At my grocery store, one whole aisle both sides is pet food. What goes in must come out, but at least the cat makes an attempt to cover up its dirty work. No such luck with the dog, which roams and craps far and wide. All in all, the dog is a rather disgusting creature, with some very repulsive habits.

    A big problem with keeping cats indoors all the time is the overwhelming stench created by their urine.

    I solve the dog poop and cat stink problems by keeping no pets. All that time, energy, and money are better spent on something else. Besides, if I have a need--I don't-- for a little cat or dog in my life, I can get all I want from pet food commercials on the TV.

    Isn't the Boob Tube great?

    most of the ones they get are not well to start with.
     
    Actually, birds are young to start with. They may not fly well at first, and although their instincts are good, their knowledge of the world is poor. They are easy prey for cats, and other predators like Cooper's and Sharp-shinned hawks.

    Cats also like to climb trees, and snatch nestlings. Mockingbirds are a favorite target for moggie's predation. When the cat leaves its kill on the rear steps, it is offering its catch for your consumption.

    Isn't that just the Cat's Meow?

    --sp--

    I agree with a policy of shooting feral cats, at least in rural/suburban areas. About a year ago I saw three Baltimore Orioles in the wild for the first time in my life – they’re like little jewels. Imagine how many more Bluebirds, Cardinals, etc. we’d have but for feral cats and competition from European House Sparrows and Starlings.

  25. Sparkon [AKA "SP"] says:
    @Miguel Madeira
    "Kittycams show that free-roaming pet cats catch a wide variety of prey, about 13% of which is birds, and which includes also rodents, rabbits, snakes, frogs, and lizards."

    Confirming that birds are not a much common prey of cats.

    Perhaps you overlooked this part:

    …cats are likely killing…per year…at least 500 million birds.

    If you want to argue that 500,000,000 birds makes them “not..a common prey of cats,” be my guest, but it is a familiar refrain among cat lovers that pet cats don’t really kill that many birds.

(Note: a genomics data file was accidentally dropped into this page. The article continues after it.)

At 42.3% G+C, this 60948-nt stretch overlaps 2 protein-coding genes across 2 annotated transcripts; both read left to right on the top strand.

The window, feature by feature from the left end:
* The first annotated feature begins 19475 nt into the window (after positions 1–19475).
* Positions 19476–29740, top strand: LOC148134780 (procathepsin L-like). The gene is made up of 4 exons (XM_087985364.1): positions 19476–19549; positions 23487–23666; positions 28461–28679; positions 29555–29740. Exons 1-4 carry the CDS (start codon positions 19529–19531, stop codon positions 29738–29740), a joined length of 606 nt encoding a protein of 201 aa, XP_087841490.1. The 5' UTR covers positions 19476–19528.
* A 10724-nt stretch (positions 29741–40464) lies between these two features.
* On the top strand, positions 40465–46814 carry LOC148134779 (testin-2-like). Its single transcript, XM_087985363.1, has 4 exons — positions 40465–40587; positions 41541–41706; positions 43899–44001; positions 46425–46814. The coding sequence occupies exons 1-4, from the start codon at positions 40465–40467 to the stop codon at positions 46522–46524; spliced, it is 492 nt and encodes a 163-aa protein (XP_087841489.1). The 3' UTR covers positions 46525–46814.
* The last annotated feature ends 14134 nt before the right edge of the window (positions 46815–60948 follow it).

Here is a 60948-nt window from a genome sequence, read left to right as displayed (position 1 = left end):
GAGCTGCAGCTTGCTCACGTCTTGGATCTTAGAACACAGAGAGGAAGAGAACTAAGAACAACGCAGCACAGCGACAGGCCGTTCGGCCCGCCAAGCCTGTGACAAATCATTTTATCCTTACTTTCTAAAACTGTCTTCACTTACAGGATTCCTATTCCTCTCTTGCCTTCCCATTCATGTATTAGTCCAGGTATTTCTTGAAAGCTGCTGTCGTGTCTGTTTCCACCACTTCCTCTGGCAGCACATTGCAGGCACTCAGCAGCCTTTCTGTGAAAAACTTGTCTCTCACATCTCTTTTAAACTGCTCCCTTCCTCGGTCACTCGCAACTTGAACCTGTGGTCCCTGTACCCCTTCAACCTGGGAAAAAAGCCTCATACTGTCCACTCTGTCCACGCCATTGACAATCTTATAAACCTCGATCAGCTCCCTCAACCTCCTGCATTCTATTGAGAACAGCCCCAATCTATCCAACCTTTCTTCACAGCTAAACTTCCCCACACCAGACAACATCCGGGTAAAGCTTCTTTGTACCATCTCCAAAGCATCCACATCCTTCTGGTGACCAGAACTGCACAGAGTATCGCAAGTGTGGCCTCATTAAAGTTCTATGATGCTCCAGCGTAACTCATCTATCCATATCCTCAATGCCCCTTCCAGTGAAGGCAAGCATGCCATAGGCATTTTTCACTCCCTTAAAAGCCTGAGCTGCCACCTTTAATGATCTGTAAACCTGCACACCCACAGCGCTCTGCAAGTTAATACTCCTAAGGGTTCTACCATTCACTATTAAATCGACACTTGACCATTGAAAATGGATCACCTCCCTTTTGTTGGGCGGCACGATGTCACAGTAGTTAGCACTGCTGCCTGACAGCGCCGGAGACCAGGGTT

There are up to 100 million pet cats in the US, along with about 75 million dogs.

    The cat has plenty of things to hunt, including insects, voles, and lizards, all of which are much easier for the cat to catch than are birds.

    For example, a human can catch insects, lizards, frogs, even voles by hand, whereas for a person to catch a bird by hand is virtually impossible.

    But the cat can do it. The cat is a supreme predator, and a relentless hunter. You might as well ask a fish not to swim.

    Even the fierce bird-hunting hawks I mentioned above aren’t successful on every hunt, because birds are difficult to catch, even for other birds.

    Finally, recall that the 13% figure came from a study on pet cats encumbered or discombobulated by the gadget hanging around their necks. There are an estimated 50-70 million feral cats in the US, but they were not included in the Kittycam study.

    It is the bird’s ability to elude predators that accounts for its success in this world, and also for its relatively low ranking among the pet cat’s common prey items.

    • Replies: @Talha
    Hey SP,

    Of the kills I have personally witnessed; 80%+ from our house cat have been birds. Maybe this is peculiar to his breed, or maybe he is killing even more of other kinds of small animals and just being very sneaky about it.

    Peace.
  26. @Sparkon
    Perhaps you overlooked this part:

    ...cats are likely killing...per year...at least 500 million birds.
     
    If you want to argue that 500,000,000 birds makes them "not..a common prey of cats," be my guest, but it is a familiar refrain among cat lovers that pet cats don't really kill that many birds.

    There are up to 100 million pet cats in the US, along with about 75 million dogs.

    The cat has plenty of things to hunt, including insects, voles, and lizards, all of which are much easier for the cat to catch than are birds.

    For example, a human can catch insects, lizards, frogs, even voles by hand, whereas for a person to catch a bird by hand is virtually impossible.

    But the cat can do it. The cat is a supreme predator, and a relentless hunter. You might as well ask a fish not to swim.

    Even the fierce bird-hunting hawks I mentioned above aren't successful on every hunt, because birds are difficult to catch, even for other birds.

    Finally, recall that the 13% figure came from a study on pet cats encumbered or discombobulated by the gadget hanging around their necks. There are an estimated 50-70 million feral cats in the US, but they were not included in the Kittycam study.

    It is the bird's ability to elude predators that accounts for its success in this world, and also for its relatively low ranking among the pet cat's common prey items.

    Hey SP,

    Of the kills I have personally witnessed; 80%+ from our house cat have been birds. Maybe this is peculiar to his breed, or maybe he is killing even more of other kinds of small animals and just being very sneaky about it.

    Peace.

  27. …. I spent several years doing analysis and thinking deeply on the issue of how cats emerged, and what might account for their contemporary distribution and phylogeographic relationships.